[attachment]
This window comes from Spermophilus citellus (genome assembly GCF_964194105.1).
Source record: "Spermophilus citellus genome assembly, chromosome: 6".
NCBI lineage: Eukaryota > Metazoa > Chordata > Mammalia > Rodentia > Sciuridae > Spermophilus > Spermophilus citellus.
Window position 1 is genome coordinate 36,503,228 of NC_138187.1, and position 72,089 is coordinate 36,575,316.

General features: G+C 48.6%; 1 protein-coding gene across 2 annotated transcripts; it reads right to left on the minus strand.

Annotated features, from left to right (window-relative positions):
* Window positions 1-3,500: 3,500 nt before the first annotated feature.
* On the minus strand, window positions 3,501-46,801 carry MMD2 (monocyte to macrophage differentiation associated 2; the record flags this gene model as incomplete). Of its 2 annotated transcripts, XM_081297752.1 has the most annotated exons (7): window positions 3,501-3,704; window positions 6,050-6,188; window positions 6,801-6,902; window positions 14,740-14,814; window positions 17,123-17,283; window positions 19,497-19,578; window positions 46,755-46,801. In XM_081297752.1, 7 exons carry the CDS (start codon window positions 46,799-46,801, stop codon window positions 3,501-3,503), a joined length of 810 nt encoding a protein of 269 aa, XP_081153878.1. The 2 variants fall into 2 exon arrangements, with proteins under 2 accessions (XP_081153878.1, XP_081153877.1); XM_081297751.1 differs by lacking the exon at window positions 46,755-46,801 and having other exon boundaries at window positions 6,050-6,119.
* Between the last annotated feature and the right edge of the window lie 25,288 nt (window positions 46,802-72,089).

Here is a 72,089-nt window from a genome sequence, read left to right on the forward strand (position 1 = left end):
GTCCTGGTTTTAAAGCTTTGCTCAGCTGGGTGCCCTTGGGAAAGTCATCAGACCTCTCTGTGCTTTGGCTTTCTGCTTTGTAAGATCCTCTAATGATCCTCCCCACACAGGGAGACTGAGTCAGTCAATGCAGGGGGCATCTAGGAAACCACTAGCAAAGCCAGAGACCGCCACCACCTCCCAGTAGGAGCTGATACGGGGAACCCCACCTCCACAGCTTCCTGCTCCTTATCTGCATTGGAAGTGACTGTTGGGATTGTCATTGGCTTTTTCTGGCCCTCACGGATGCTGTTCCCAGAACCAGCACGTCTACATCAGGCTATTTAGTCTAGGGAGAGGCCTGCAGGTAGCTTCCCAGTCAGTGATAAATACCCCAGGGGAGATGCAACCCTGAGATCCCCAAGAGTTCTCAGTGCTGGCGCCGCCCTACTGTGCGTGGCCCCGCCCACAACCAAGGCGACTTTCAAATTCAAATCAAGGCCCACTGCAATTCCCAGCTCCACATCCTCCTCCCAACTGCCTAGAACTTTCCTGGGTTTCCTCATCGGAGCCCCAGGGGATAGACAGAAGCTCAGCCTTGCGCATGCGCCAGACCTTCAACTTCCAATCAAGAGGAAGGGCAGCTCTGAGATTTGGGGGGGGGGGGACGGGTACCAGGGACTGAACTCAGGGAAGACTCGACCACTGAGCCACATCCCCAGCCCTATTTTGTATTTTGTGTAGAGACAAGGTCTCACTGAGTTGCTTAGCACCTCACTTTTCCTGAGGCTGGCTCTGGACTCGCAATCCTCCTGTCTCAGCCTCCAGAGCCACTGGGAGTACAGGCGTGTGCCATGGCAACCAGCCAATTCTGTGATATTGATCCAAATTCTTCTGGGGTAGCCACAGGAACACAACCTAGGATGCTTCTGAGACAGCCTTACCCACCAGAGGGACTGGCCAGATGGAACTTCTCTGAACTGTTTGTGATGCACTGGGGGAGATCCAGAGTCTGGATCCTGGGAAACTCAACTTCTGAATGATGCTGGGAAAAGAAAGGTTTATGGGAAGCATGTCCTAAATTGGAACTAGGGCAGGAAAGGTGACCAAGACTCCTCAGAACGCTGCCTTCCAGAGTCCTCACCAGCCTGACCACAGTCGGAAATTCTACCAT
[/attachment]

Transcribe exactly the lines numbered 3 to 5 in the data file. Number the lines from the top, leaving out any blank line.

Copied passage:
NCBI lineage: Eukaryota > Metazoa > Chordata > Mammalia > Rodentia > Sciuridae > Spermophilus > Spermophilus citellus.
Window position 1 is genome coordinate 36,503,228 of NC_138187.1, and position 72,089 is coordinate 36,575,316.

General features: G+C 48.6%; 1 protein-coding gene across 2 annotated transcripts; it reads right to left on the minus strand.